Welcome to Care of Magical Creatures!

Welcome to Care of Magical Creatures! This is the fifth year of the course. You can find the first year of the course here. Below you can find links to an optional textbook, additional pages you may find of interest, and details about when and why the course was last updated. 

At this time, CoMC is taking PA applications. Interested applicants can apply here

The Care of Magical Creatures Companion Guide

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Many artistic depictions of creatures used in this course were created by the DeviantArt user maryquiZe. We recommend checking out her work!

Course Last Updated: July 2020 for Image and Formatting Updates

Announcements Last Updated: October 2021

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Lesson 4) Serpentine Fire

Come in, come in! Today we have a longer lesson, with quite a bit of information. Both Professor Cattercorn and I will attempt to keep it to the most important information, but these two birds are incredibly interesting, so excuse us if we run a little long. A friendly reminder that your midterm is next class, so make sure to start studying. Now, with that little bit out of the way, please enjoy Professor Cattercorn’s discussion about the Occamy!

The Occamy: The Shrinking Beaked Serpent

Thank you for those opening remarks, Professor Anne. So now students, let us go ahead and get started with the creatures of this lesson! Today we’re going to begin with a curious creature known as the Occamy.

At first sight, you will note that Occamies are beautiful, serpentine beasts with wings. They are commonly found in the Far East and India. According to the Ministry of Magic, Occamies are classified as beasts and they have a rating of XXXX, as they can be highly dangerous. Some of you may take interest in the fact that one can produce an Occamy as their Patronus. This is rather rare, however.


Appearance and Behavior

As you can see, Occamies are very beautiful to the human eye, though some might say they’re rather intimidating. They can be quite massive, for example, they can grow up to 15 feet long (about 4.7 meters). With a snake-like body and wings, these beasts can either slither or fly, making for quite an interesting characteristic. Their whole bodies are feathered, and they have impressive plumes on their heads.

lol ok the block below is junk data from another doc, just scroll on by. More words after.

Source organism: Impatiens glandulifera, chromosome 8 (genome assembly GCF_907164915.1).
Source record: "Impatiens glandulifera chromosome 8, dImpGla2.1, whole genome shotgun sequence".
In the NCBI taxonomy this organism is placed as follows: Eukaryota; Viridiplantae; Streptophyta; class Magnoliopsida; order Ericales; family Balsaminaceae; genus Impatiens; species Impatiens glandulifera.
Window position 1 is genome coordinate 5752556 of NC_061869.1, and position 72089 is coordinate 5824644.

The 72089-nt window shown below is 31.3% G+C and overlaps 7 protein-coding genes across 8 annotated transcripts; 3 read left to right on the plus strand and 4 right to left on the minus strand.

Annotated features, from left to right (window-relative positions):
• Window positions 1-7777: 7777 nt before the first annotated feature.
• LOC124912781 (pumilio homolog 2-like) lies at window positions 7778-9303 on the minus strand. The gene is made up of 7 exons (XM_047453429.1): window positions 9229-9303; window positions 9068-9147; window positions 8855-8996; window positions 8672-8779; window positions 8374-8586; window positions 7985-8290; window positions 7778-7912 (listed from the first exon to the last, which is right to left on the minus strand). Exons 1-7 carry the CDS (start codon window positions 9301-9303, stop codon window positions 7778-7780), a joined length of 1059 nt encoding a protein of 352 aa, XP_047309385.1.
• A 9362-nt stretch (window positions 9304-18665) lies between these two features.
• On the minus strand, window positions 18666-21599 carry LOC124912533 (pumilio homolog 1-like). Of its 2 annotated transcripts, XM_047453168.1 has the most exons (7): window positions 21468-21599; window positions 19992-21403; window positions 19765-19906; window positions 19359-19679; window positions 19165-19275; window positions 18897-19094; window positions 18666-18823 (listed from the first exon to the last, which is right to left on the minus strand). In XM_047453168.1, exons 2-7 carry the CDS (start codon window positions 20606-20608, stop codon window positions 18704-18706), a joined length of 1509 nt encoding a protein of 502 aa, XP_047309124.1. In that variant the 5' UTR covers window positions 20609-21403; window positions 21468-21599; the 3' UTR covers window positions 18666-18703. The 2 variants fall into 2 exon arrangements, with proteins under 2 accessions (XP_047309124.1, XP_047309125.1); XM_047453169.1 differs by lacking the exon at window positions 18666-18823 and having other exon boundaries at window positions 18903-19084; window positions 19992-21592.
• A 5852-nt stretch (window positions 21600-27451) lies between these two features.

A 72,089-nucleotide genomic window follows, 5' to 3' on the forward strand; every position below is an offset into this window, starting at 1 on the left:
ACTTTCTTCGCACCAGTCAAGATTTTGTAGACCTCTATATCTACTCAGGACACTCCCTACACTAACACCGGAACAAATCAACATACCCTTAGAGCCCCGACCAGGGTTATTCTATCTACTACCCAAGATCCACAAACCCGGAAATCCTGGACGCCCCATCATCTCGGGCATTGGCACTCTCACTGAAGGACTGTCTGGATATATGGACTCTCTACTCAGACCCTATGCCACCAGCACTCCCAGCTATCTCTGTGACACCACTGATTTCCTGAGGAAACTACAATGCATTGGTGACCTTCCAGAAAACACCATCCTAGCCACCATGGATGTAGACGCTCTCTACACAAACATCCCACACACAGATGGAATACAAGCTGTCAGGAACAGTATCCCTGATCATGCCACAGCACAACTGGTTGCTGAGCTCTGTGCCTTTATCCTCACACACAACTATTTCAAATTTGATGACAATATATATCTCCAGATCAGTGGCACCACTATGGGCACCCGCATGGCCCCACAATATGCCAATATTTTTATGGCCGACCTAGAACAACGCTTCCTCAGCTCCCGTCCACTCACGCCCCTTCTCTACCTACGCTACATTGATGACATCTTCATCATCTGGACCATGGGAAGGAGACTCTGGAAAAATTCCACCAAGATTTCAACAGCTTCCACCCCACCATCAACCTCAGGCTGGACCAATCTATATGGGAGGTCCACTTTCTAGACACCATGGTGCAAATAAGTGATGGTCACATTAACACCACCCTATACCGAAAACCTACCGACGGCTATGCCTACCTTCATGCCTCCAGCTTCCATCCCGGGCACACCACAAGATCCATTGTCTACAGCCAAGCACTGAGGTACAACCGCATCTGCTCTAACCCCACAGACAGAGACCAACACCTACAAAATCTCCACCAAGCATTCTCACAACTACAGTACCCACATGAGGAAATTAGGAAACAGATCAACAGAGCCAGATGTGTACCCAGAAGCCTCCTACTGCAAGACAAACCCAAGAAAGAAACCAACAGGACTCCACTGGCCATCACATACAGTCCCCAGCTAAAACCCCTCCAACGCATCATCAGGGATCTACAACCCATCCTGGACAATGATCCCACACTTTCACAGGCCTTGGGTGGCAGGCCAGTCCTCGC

As for being intimidating, Occamies (especially the adults) can be rather aggressive to anyone who gets near them. This is where they get their XXXX rating. They are extremely protective over their eggs, so harvesting these, or even being a caretaker for one of these beasts is a very dangerous job. Young Occamies are a bit more accepting of humans, though an adult Occamy would only be tolerant of a caretaker that they knew very well.

Occamies are what we call choranaptyxic. This means that this creature has the ability to adapt in size to fit the space it occupies. It does have a 15 foot limit as we learned previously, so keep that in mind. Adding on to that fact, Occamies can grow legs and bird-like feet according to the situation or if they need them. For example, these feet can make for much smoother lands after a flying session, or they can be used to help catch prey while in the air.

Some people have said that Occamies bear a resemblance to the Quetzalcoatl. Quetzalcoatl is a feathered serpent, commonly recognized as the god of intelligence and self-reflection in Central American mythology.


Occamies are primarily carnivores. They are known to prey on small rodents such as mice and rats when they are slithering on the ground. They will also hunt birds when they are in the air, and hunt monkeys on occasion. They will settle for insects in a pinch, though they are not necessarily an Occamy’s favorite thing to eat.


Occamies reproduce in a similar way to mundane snakes. However, they have some bird-like habits as well, but we’ll get into that in a moment. Occamy reproduction can occur at any time of the year, though it is more common during the spring, as this is when the weather is getting warmer. It is important to note that male Occamies will be much more aggressive during any time they are looking for a mate. They have definitely been known to fight with each other over female Occamies.